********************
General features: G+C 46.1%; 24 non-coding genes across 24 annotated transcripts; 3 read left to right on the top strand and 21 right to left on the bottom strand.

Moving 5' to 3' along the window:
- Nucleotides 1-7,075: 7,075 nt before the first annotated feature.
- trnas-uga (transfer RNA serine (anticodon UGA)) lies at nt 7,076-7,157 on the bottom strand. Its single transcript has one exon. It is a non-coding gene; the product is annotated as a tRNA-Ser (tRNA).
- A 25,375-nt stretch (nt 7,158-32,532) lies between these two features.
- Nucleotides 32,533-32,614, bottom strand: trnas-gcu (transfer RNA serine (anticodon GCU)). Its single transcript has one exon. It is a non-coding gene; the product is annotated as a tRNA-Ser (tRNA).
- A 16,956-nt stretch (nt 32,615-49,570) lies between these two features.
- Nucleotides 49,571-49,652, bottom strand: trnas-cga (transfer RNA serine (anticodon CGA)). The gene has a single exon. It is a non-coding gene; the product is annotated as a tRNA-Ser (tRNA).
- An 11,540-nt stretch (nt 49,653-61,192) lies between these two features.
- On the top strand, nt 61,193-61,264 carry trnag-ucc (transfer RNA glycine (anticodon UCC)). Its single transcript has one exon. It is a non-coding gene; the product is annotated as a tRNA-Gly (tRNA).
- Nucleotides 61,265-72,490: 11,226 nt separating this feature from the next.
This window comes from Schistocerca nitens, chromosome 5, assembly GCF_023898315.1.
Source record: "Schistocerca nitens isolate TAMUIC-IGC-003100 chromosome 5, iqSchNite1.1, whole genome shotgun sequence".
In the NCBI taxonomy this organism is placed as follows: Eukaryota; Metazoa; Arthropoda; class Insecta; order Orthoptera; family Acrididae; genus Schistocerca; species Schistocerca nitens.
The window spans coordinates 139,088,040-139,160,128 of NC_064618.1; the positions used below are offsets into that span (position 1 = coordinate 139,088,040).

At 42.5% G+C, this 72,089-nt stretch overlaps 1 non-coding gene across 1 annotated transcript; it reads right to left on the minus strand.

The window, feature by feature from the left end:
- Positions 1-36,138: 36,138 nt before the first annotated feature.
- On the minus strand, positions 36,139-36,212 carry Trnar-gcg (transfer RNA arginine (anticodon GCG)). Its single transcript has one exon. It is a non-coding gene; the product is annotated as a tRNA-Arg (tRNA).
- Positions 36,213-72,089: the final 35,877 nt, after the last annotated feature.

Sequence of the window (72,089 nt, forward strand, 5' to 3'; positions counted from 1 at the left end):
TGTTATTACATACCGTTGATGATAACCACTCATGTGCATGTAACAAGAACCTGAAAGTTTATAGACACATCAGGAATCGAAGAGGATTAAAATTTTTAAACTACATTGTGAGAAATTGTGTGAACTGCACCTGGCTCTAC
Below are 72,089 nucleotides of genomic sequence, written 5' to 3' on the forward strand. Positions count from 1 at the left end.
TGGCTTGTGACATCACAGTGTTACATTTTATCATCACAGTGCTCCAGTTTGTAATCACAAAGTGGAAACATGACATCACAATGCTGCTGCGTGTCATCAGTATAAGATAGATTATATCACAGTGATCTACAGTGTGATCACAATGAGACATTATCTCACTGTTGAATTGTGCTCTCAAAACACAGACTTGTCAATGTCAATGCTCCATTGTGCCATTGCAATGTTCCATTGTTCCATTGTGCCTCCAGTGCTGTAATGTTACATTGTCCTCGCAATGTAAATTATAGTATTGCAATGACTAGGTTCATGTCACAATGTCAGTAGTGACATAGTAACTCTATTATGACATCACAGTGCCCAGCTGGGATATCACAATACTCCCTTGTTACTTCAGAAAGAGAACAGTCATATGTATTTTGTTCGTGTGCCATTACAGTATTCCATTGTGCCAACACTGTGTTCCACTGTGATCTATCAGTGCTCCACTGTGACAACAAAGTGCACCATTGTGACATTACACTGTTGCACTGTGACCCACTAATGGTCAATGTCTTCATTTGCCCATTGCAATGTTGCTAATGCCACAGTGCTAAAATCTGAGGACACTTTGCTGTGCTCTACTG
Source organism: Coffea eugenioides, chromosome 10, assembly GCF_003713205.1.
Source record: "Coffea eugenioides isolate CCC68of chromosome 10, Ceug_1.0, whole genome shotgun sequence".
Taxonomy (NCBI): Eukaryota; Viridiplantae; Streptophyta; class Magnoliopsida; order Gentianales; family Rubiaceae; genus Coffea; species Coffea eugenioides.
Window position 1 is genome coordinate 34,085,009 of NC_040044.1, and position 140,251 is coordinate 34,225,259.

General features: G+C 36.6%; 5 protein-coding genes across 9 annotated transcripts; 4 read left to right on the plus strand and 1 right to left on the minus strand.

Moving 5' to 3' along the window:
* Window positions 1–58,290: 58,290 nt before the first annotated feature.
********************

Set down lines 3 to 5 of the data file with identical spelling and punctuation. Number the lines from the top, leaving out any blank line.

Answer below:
- Nucleotides 1-7,075: 7,075 nt before the first annotated feature.
- trnas-uga (transfer RNA serine (anticodon UGA)) lies at nt 7,076-7,157 on the bottom strand. Its single transcript has one exon. It is a non-coding gene; the product is annotated as a tRNA-Ser (tRNA).
- A 25,375-nt stretch (nt 7,158-32,532) lies between these two features.